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Review: Diaspora Korean & Japanese Restaurant

 Morgan Kelley Review: Diaspora Korean & Japanese Restaurant
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Tucked in between the Shell gas station and the Radio Shack located on High Street near the campus of The Ohio State University is a hidden gem of a restaurant called Diaspora. The exterior is unassuming, and the window-covering menus hide what is actually a very cozy and well-decorated Korean and Japanese restaurant.

Guests have a choice of table seating, or grabbing a stool at the sushi bar for counter service. Round paper lanterns and a symmetrical paint job divide the high ceilings and exposed duct work from the dining environment, giving the restaurant an open feel without being cold or industrial.

The food focus at Diaspora is primarily split between Korean entrees and the Japanese sushi menu. There are many options to choose from, but you can also order a Sapporo or Asahi ($7.50 each for 22oz servings) to sip while you browse through the offerings.

The Diaspora Combo Box ($9.95) is an excellent way to try a wide variety of menu items in small portions. The box comes with a small salad, a four-piece California Roll, two dumplings, one egg roll, your choice of beef bulgogi (pictured), pork bulgogi or pork cutlets and six Korean side dishes that include kimchi and other vegetables. The salad is a basic composition of iceberg lettuce, but has a light and refreshing dressing. The Bulgogi was succulent and well-marinaded, steeped in its own juices. The kimchi was very authentic and not overly spicy. The other items all tasted fine. Nothing else jumped out at me as being overly impressive, but they also didn’t leave me disappointed. For only $10 this was a large meal for one person, and could easily feed two people if you’re not too hungry.

The Baked Salmon Roll ($11.95) is served with cream cheese, yamagobo and avocado inside with baked salmon on top. The salmon was prepared rare and cooked very well. The abundant sauce combined with fresh soft avocado and the delicate salmon made for some tricky eating, but had a melt-in-your-mouth texture. Well, except for the yamagobo, which had the surprising crunchiness of a carrot stick, but a milder and less rooty flavor.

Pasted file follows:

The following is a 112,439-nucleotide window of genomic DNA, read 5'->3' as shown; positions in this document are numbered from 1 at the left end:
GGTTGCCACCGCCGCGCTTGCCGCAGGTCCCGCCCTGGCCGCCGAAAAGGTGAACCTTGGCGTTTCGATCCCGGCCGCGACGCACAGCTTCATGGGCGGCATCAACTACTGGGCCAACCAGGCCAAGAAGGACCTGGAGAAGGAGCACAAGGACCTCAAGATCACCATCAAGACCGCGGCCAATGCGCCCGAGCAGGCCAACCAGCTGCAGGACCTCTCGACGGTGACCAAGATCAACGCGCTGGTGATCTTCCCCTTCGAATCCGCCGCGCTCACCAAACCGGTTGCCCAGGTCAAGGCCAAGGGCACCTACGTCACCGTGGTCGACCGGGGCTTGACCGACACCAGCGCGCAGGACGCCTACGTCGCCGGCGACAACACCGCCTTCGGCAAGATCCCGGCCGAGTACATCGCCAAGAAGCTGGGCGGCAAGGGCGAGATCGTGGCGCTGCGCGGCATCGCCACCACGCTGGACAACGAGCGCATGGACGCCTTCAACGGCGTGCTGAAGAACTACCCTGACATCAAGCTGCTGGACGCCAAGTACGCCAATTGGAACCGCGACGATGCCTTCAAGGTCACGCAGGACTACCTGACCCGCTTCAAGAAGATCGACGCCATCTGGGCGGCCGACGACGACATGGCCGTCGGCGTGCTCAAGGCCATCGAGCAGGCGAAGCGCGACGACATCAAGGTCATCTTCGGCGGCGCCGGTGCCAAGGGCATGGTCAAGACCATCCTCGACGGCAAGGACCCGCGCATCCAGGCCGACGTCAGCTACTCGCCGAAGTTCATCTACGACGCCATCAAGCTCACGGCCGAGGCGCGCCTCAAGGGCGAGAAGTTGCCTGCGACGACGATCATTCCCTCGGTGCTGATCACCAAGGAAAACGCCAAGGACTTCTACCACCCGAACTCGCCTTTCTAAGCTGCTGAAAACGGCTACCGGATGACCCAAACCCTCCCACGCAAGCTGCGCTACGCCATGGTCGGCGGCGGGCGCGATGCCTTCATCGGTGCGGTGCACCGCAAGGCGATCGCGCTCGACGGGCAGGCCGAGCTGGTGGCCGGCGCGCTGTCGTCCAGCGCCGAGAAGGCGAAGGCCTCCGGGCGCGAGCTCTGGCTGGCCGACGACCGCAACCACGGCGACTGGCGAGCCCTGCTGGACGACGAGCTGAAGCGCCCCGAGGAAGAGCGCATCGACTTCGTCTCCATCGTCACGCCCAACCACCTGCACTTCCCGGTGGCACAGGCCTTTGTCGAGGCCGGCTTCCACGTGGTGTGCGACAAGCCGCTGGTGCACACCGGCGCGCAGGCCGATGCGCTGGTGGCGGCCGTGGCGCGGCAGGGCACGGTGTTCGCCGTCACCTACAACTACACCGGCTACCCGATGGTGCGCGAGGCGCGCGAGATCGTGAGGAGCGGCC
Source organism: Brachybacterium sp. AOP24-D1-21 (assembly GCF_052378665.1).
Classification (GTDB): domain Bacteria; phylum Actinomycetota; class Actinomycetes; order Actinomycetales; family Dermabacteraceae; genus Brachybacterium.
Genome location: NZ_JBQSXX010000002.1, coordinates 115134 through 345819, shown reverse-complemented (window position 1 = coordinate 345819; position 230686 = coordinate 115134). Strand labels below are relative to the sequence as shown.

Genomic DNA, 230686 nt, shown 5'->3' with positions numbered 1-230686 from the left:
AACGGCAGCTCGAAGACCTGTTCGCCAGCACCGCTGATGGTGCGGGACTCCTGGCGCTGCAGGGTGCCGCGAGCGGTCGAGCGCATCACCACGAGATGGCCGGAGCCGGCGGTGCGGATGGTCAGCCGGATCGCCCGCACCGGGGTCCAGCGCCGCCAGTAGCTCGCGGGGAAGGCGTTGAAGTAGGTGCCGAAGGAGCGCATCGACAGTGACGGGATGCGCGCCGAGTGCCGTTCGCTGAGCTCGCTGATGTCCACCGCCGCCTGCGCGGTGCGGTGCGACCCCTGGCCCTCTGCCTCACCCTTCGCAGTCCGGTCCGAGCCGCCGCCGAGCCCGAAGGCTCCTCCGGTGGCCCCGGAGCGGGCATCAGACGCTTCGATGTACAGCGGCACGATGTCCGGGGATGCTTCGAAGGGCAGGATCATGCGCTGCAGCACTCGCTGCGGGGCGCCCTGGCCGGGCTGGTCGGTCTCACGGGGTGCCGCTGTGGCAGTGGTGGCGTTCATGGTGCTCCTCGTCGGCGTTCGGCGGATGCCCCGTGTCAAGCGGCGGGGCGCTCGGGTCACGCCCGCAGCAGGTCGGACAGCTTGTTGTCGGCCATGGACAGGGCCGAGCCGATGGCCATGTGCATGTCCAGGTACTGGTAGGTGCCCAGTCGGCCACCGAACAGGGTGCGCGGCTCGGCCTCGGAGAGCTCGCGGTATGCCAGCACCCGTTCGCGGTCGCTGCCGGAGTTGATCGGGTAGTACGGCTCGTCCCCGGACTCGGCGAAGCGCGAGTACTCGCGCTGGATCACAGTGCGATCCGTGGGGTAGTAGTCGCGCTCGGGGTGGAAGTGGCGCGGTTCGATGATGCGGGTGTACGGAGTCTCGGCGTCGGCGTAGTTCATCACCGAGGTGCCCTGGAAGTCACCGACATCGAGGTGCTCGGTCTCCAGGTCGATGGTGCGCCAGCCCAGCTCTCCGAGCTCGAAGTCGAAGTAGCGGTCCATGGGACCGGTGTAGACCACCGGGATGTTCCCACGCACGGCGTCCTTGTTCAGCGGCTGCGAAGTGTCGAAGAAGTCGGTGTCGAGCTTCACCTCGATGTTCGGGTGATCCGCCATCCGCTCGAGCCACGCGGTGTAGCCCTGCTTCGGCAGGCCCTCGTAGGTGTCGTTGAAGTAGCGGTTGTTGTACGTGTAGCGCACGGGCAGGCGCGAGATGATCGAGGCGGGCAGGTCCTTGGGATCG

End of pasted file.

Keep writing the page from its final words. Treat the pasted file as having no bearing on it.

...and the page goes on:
The Crunch Scallop Roll ($10.95) is served with crabmeat, avocado, cucumber and scallop tempura. While the menu at Diaspora is large, and I haven’t tried everything, this roll is my favorite so far. All of the flavors combine perfectly, and the fried scallops have a perfect light batter of tempura rendering them not too heavy to balance with the other ingredients.

There are plenty of vegetarian options on the menu, and the “create your own” vegetarian roll is quite a deal at $3.95 for a one-item roll and $1 extra for each additional item. Pictured is the Avocado Roll, and other options include cucumber, daikon, tofu, yam goba and asparagus.

Overall, Diaspora provides the college crowd with a great venue for both traditional and modern Japanese and Korean dining. Don’t let the campus location prevent you from visiting this restaurant, especially during the summer months when the student population is thinned out. Diaspora is a worthwhile visit for foodies from all corners of the city.

Diaspora is located at 2118 North High Street in the University District, near the corner of Lane and High. There’s plenty of parking located behind the building and a rear entrance too. They’re open Mon-Fri 11am to 10pm, Sat 1pm to 10pm and Sun 1pm to 8pm. Their menu can be found online at www.EatAtDiaspora.com.

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